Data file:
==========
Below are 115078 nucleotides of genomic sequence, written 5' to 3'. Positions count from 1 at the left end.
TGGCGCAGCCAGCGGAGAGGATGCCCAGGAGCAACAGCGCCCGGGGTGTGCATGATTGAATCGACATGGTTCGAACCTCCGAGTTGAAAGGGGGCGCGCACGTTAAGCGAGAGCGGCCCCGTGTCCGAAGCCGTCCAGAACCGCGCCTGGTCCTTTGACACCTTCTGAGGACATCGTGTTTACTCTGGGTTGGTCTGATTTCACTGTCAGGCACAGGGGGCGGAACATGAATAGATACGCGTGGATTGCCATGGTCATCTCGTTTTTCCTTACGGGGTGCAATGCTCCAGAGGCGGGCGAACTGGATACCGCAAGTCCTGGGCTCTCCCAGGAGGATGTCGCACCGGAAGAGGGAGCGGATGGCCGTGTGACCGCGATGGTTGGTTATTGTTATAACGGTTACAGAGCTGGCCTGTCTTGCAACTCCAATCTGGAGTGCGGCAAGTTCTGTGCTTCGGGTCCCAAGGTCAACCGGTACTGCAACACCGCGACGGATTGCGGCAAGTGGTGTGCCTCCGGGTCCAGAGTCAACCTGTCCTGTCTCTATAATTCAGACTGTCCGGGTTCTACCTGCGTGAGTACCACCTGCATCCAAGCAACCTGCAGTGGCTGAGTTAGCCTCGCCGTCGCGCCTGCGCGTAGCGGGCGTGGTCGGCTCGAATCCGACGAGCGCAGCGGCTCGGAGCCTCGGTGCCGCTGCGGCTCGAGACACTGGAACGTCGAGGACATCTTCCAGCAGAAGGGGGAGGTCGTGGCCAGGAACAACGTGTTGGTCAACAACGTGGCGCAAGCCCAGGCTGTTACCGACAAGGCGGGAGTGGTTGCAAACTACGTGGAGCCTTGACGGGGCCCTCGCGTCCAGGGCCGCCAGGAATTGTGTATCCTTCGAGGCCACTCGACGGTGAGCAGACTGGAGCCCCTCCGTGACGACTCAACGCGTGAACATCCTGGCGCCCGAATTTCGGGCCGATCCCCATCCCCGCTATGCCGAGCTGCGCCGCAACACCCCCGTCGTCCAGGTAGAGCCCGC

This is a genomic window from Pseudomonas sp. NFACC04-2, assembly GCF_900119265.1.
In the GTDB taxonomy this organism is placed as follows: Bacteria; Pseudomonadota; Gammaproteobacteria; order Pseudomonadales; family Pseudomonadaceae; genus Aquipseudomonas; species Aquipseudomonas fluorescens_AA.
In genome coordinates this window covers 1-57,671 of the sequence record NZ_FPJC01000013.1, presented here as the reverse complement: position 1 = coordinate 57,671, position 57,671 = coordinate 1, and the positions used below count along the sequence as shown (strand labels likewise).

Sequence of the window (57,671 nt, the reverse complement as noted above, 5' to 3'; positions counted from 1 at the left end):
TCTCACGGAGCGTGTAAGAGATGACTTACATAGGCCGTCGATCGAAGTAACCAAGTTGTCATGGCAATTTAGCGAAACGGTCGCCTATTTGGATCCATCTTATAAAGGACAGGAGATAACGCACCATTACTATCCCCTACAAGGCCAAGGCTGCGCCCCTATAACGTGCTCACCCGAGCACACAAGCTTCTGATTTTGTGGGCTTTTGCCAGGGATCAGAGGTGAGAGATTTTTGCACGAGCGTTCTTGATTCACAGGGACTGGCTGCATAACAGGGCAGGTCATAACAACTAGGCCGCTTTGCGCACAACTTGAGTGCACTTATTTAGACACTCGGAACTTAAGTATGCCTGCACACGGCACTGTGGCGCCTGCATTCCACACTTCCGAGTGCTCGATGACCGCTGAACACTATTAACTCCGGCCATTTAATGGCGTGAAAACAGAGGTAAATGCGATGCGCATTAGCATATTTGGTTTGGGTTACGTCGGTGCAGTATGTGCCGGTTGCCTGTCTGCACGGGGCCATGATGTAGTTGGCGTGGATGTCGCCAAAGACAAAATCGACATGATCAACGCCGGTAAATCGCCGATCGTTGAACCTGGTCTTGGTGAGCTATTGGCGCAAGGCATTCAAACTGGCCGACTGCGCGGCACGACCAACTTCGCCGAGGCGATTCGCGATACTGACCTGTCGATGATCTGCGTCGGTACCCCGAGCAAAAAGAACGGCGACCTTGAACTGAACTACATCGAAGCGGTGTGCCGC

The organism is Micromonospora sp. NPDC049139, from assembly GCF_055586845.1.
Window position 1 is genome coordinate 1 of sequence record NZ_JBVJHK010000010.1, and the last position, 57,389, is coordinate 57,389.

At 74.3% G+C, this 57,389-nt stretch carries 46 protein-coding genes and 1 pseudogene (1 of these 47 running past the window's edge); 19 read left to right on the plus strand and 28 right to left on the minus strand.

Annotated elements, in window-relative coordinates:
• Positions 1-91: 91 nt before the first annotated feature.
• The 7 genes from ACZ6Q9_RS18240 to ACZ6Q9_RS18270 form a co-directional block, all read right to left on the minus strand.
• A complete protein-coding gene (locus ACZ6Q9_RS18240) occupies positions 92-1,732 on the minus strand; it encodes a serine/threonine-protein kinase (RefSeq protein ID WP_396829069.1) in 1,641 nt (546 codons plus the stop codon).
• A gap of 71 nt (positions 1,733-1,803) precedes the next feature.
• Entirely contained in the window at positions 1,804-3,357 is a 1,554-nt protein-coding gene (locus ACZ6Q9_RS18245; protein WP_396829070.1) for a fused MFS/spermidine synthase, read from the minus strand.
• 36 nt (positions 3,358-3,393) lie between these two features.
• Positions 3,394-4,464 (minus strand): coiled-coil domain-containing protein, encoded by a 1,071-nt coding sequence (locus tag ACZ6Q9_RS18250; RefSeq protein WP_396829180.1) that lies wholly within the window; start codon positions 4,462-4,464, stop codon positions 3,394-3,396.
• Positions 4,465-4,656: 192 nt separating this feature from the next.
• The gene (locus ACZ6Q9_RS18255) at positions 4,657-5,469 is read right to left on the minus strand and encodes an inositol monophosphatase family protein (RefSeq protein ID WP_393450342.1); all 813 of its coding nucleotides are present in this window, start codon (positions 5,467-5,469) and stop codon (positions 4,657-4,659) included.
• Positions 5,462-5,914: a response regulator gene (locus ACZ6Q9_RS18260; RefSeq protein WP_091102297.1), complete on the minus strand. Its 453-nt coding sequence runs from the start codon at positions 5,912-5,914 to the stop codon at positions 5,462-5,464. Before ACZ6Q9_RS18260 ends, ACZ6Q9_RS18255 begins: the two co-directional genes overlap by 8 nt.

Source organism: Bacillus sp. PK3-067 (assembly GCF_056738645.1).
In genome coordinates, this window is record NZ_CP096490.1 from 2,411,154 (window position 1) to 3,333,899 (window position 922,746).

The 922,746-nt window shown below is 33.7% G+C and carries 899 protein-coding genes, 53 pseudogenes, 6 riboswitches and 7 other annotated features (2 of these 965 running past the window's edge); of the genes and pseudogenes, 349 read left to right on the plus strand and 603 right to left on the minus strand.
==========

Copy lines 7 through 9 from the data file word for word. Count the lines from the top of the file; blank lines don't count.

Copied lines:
TCTCACGGAGCGTGTAAGAGATGACTTACATAGGCCGTCGATCGAAGTAACCAAGTTGTCATGGCAATTTAGCGAAACGGTCGCCTATTTGGATCCATCTTATAAAGGACAGGAGATAACGCACCATTACTATCCCCTACAAGGCCAAGGCTGCGCCCCTATAACGTGCTCACCCGAGCACACAAGCTTCTGATTTTGTGGGCTTTTGCCAGGGATCAGAGGTGAGAGATTTTTGCACGAGCGTTCTTGATTCACAGGGACTGGCTGCATAACAGGGCAGGTCATAACAACTAGGCCGCTTTGCGCACAACTTGAGTGCACTTATTTAGACACTCGGAACTTAAGTATGCCTGCACACGGCACTGTGGCGCCTGCATTCCACACTTCCGAGTGCTCGATGACCGCTGAACACTATTAACTCCGGCCATTTAATGGCGTGAAAACAGAGGTAAATGCGATGCGCATTAGCATATTTGGTTTGGGTTACGTCGGTGCAGTATGTGCCGGTTGCCTGTCTGCACGGGGCCATGATGTAGTTGGCGTGGATGTCGCCAAAGACAAAATCGACATGATCAACGCCGGTAAATCGCCGATCGTTGAACCTGGTCTTGGTGAGCTATTGGCGCAAGGCATTCAAACTGGCCGACTGCGCGGCACGACCAACTTCGCCGAGGCGATTCGCGATACTGACCTGTCGATGATCTGCGTCGGTACCCCGAGCAAAAAGAACGGCGACCTTGAACTGAACTACATCGAAGCGGTGTGCCGC

The organism is Micromonospora sp. NPDC049139, from assembly GCF_055586845.1.
Window position 1 is genome coordinate 1 of sequence record NZ_JBVJHK010000010.1, and the last position, 57,389, is coordinate 57,389.